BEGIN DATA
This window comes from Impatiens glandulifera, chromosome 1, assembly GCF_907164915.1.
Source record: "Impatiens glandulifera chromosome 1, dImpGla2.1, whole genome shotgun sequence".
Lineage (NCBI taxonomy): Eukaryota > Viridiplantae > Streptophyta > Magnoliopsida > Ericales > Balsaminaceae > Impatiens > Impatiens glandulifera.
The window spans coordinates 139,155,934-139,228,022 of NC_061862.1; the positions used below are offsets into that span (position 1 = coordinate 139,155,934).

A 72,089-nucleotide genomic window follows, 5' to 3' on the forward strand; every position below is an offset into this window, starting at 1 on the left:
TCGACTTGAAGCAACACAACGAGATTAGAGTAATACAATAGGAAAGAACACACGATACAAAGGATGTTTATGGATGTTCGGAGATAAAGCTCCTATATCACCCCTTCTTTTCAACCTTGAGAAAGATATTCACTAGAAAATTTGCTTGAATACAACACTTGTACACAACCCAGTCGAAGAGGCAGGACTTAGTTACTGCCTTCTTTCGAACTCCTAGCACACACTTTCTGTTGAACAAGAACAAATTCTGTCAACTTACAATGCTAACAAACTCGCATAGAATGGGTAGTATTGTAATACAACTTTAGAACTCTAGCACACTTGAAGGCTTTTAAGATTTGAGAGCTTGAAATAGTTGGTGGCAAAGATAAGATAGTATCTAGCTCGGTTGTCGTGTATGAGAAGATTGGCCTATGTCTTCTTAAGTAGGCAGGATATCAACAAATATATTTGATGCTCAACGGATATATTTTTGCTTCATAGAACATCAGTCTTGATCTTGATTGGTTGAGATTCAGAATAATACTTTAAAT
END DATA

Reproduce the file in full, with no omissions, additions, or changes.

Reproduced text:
This window comes from Impatiens glandulifera, chromosome 1, assembly GCF_907164915.1.
Source record: "Impatiens glandulifera chromosome 1, dImpGla2.1, whole genome shotgun sequence".
Lineage (NCBI taxonomy): Eukaryota > Viridiplantae > Streptophyta > Magnoliopsida > Ericales > Balsaminaceae > Impatiens > Impatiens glandulifera.
The window spans coordinates 139,155,934-139,228,022 of NC_061862.1; the positions used below are offsets into that span (position 1 = coordinate 139,155,934).

A 72,089-nucleotide genomic window follows, 5' to 3' on the forward strand; every position below is an offset into this window, starting at 1 on the left:
TCGACTTGAAGCAACACAACGAGATTAGAGTAATACAATAGGAAAGAACACACGATACAAAGGATGTTTATGGATGTTCGGAGATAAAGCTCCTATATCACCCCTTCTTTTCAACCTTGAGAAAGATATTCACTAGAAAATTTGCTTGAATACAACACTTGTACACAACCCAGTCGAAGAGGCAGGACTTAGTTACTGCCTTCTTTCGAACTCCTAGCACACACTTTCTGTTGAACAAGAACAAATTCTGTCAACTTACAATGCTAACAAACTCGCATAGAATGGGTAGTATTGTAATACAACTTTAGAACTCTAGCACACTTGAAGGCTTTTAAGATTTGAGAGCTTGAAATAGTTGGTGGCAAAGATAAGATAGTATCTAGCTCGGTTGTCGTGTATGAGAAGATTGGCCTATGTCTTCTTAAGTAGGCAGGATATCAACAAATATATTTGATGCTCAACGGATATATTTTTGCTTCATAGAACATCAGTCTTGATCTTGATTGGTTGAGATTCAGAATAATACTTTAAAT